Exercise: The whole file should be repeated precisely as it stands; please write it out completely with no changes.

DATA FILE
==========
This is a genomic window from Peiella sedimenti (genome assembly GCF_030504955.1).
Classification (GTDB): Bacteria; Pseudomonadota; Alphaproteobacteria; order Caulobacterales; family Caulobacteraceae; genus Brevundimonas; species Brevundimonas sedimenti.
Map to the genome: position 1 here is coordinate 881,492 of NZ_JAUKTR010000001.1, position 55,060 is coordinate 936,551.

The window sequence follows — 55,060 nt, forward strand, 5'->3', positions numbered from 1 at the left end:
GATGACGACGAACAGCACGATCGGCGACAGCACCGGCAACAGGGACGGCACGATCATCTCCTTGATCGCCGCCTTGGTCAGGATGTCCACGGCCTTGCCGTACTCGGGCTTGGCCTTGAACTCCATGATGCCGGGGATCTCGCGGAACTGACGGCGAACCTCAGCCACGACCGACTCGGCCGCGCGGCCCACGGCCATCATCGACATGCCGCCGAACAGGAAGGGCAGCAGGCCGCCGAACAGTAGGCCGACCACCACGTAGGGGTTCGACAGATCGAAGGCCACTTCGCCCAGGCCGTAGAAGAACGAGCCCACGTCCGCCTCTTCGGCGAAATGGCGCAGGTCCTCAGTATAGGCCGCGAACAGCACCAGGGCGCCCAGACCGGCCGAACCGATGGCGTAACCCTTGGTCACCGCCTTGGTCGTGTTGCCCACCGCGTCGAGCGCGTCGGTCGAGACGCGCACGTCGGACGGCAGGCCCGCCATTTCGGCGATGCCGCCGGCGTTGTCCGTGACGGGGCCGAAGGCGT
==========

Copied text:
This is a genomic window from Peiella sedimenti (genome assembly GCF_030504955.1).
Classification (GTDB): Bacteria; Pseudomonadota; Alphaproteobacteria; order Caulobacterales; family Caulobacteraceae; genus Brevundimonas; species Brevundimonas sedimenti.
Map to the genome: position 1 here is coordinate 881,492 of NZ_JAUKTR010000001.1, position 55,060 is coordinate 936,551.

The window sequence follows — 55,060 nt, forward strand, 5'->3', positions numbered from 1 at the left end:
GATGACGACGAACAGCACGATCGGCGACAGCACCGGCAACAGGGACGGCACGATCATCTCCTTGATCGCCGCCTTGGTCAGGATGTCCACGGCCTTGCCGTACTCGGGCTTGGCCTTGAACTCCATGATGCCGGGGATCTCGCGGAACTGACGGCGAACCTCAGCCACGACCGACTCGGCCGCGCGGCCCACGGCCATCATCGACATGCCGCCGAACAGGAAGGGCAGCAGGCCGCCGAACAGTAGGCCGACCACCACGTAGGGGTTCGACAGATCGAAGGCCACTTCGCCCAGGCCGTAGAAGAACGAGCCCACGTCCGCCTCTTCGGCGAAATGGCGCAGGTCCTCAGTATAGGCCGCGAACAGCACCAGGGCGCCCAGACCGGCCGAACCGATGGCGTAACCCTTGGTCACCGCCTTGGTCGTGTTGCCCACCGCGTCGAGCGCGTCGGTCGAGACGCGCACGTCGGACGGCAGGCCCGCCATTTCGGCGATGCCGCCGGCGTTGTCCGTGACGGGGCCGAAGGCGT